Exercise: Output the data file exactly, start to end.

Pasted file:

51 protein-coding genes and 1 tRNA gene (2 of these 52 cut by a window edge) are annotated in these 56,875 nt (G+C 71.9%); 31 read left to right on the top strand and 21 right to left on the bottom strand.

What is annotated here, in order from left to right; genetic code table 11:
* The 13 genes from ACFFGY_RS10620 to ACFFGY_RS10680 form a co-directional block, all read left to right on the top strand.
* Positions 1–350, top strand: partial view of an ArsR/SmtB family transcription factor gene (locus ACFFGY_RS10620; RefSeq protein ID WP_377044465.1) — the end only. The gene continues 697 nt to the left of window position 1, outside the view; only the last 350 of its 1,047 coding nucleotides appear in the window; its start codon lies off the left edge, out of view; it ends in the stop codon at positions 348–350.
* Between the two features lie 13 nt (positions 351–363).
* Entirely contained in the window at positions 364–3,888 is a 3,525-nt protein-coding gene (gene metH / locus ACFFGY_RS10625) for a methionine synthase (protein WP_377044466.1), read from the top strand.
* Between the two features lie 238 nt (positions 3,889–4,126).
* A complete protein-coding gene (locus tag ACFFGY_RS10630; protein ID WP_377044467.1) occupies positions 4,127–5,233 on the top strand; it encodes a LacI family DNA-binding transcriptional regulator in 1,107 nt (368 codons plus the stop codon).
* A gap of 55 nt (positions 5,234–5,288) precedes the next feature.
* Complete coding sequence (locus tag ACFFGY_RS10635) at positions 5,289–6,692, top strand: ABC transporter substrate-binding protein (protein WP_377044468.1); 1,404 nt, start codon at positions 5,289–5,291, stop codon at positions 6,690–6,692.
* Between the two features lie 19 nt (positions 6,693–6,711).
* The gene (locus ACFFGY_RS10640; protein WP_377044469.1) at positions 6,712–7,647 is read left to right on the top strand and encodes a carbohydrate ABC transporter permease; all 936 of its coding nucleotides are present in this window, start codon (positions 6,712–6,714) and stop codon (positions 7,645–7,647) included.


51 protein-coding genes and 1 tRNA gene (2 of these 52 cut by a window edge) are annotated in these 56,875 nt (G+C 71.9%); 31 read left to right on the top strand and 21 right to left on the bottom strand.

What is annotated here, in order from left to right; genetic code table 11:
* The 13 genes from ACFFGY_RS10620 to ACFFGY_RS10680 form a co-directional block, all read left to right on the top strand.
* Positions 1–350, top strand: partial view of an ArsR/SmtB family transcription factor gene (locus ACFFGY_RS10620; RefSeq protein ID WP_377044465.1) — the end only. The gene continues 697 nt to the left of window position 1, outside the view; only the last 350 of its 1,047 coding nucleotides appear in the window; its start codon lies off the left edge, out of view; it ends in the stop codon at positions 348–350.
* Between the two features lie 13 nt (positions 351–363).
* Entirely contained in the window at positions 364–3,888 is a 3,525-nt protein-coding gene (gene metH / locus ACFFGY_RS10625) for a methionine synthase (protein WP_377044466.1), read from the top strand.
* Between the two features lie 238 nt (positions 3,889–4,126).
* A complete protein-coding gene (locus tag ACFFGY_RS10630; protein ID WP_377044467.1) occupies positions 4,127–5,233 on the top strand; it encodes a LacI family DNA-binding transcriptional regulator in 1,107 nt (368 codons plus the stop codon).
* A gap of 55 nt (positions 5,234–5,288) precedes the next feature.
* Complete coding sequence (locus tag ACFFGY_RS10635) at positions 5,289–6,692, top strand: ABC transporter substrate-binding protein (protein WP_377044468.1); 1,404 nt, start codon at positions 5,289–5,291, stop codon at positions 6,690–6,692.
* Between the two features lie 19 nt (positions 6,693–6,711).
* The gene (locus ACFFGY_RS10640; protein WP_377044469.1) at positions 6,712–7,647 is read left to right on the top strand and encodes a carbohydrate ABC transporter permease; all 936 of its coding nucleotides are present in this window, start codon (positions 6,712–6,714) and stop codon (positions 7,645–7,647) included.